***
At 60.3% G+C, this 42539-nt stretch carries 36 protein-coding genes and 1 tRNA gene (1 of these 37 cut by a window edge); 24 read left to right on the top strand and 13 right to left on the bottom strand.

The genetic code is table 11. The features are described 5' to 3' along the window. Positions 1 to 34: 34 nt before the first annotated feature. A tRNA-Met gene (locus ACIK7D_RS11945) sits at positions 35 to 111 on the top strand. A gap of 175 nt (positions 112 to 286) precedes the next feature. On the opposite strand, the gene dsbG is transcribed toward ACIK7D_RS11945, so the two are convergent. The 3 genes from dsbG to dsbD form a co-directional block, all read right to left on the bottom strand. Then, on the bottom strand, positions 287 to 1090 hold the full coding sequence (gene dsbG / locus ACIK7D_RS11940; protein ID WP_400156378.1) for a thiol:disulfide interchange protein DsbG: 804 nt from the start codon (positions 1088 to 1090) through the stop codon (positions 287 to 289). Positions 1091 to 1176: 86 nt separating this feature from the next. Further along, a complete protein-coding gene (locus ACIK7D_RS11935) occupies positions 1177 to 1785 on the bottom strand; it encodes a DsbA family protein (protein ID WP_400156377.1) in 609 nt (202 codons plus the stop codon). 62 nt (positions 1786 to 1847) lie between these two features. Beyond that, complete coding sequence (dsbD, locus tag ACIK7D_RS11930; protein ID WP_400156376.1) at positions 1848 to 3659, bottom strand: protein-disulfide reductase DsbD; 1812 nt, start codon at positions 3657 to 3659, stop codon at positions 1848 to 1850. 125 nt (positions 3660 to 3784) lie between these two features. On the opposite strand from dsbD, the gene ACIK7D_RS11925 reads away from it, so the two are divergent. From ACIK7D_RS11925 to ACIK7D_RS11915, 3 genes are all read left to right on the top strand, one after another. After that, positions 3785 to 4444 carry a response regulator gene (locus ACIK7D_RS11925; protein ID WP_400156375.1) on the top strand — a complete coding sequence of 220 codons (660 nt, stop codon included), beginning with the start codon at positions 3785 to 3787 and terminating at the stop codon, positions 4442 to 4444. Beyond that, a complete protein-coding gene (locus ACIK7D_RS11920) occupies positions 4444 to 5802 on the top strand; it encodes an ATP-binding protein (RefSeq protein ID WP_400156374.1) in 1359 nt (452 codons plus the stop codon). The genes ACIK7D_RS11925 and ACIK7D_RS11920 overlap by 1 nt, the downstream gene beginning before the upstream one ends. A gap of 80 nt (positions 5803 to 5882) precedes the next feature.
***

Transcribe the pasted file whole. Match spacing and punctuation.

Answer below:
At 60.3% G+C, this 42539-nt stretch carries 36 protein-coding genes and 1 tRNA gene (1 of these 37 cut by a window edge); 24 read left to right on the top strand and 13 right to left on the bottom strand.

The genetic code is table 11. The features are described 5' to 3' along the window. Positions 1 to 34: 34 nt before the first annotated feature. A tRNA-Met gene (locus ACIK7D_RS11945) sits at positions 35 to 111 on the top strand. A gap of 175 nt (positions 112 to 286) precedes the next feature. On the opposite strand, the gene dsbG is transcribed toward ACIK7D_RS11945, so the two are convergent. The 3 genes from dsbG to dsbD form a co-directional block, all read right to left on the bottom strand. Then, on the bottom strand, positions 287 to 1090 hold the full coding sequence (gene dsbG / locus ACIK7D_RS11940; protein ID WP_400156378.1) for a thiol:disulfide interchange protein DsbG: 804 nt from the start codon (positions 1088 to 1090) through the stop codon (positions 287 to 289). Positions 1091 to 1176: 86 nt separating this feature from the next. Further along, a complete protein-coding gene (locus ACIK7D_RS11935) occupies positions 1177 to 1785 on the bottom strand; it encodes a DsbA family protein (protein ID WP_400156377.1) in 609 nt (202 codons plus the stop codon). 62 nt (positions 1786 to 1847) lie between these two features. Beyond that, complete coding sequence (dsbD, locus tag ACIK7D_RS11930; protein ID WP_400156376.1) at positions 1848 to 3659, bottom strand: protein-disulfide reductase DsbD; 1812 nt, start codon at positions 3657 to 3659, stop codon at positions 1848 to 1850. 125 nt (positions 3660 to 3784) lie between these two features. On the opposite strand from dsbD, the gene ACIK7D_RS11925 reads away from it, so the two are divergent. From ACIK7D_RS11925 to ACIK7D_RS11915, 3 genes are all read left to right on the top strand, one after another. After that, positions 3785 to 4444 carry a response regulator gene (locus ACIK7D_RS11925; protein ID WP_400156375.1) on the top strand — a complete coding sequence of 220 codons (660 nt, stop codon included), beginning with the start codon at positions 3785 to 3787 and terminating at the stop codon, positions 4442 to 4444. Beyond that, a complete protein-coding gene (locus ACIK7D_RS11920) occupies positions 4444 to 5802 on the top strand; it encodes an ATP-binding protein (RefSeq protein ID WP_400156374.1) in 1359 nt (452 codons plus the stop codon). The genes ACIK7D_RS11925 and ACIK7D_RS11920 overlap by 1 nt, the downstream gene beginning before the upstream one ends. A gap of 80 nt (positions 5803 to 5882) precedes the next feature.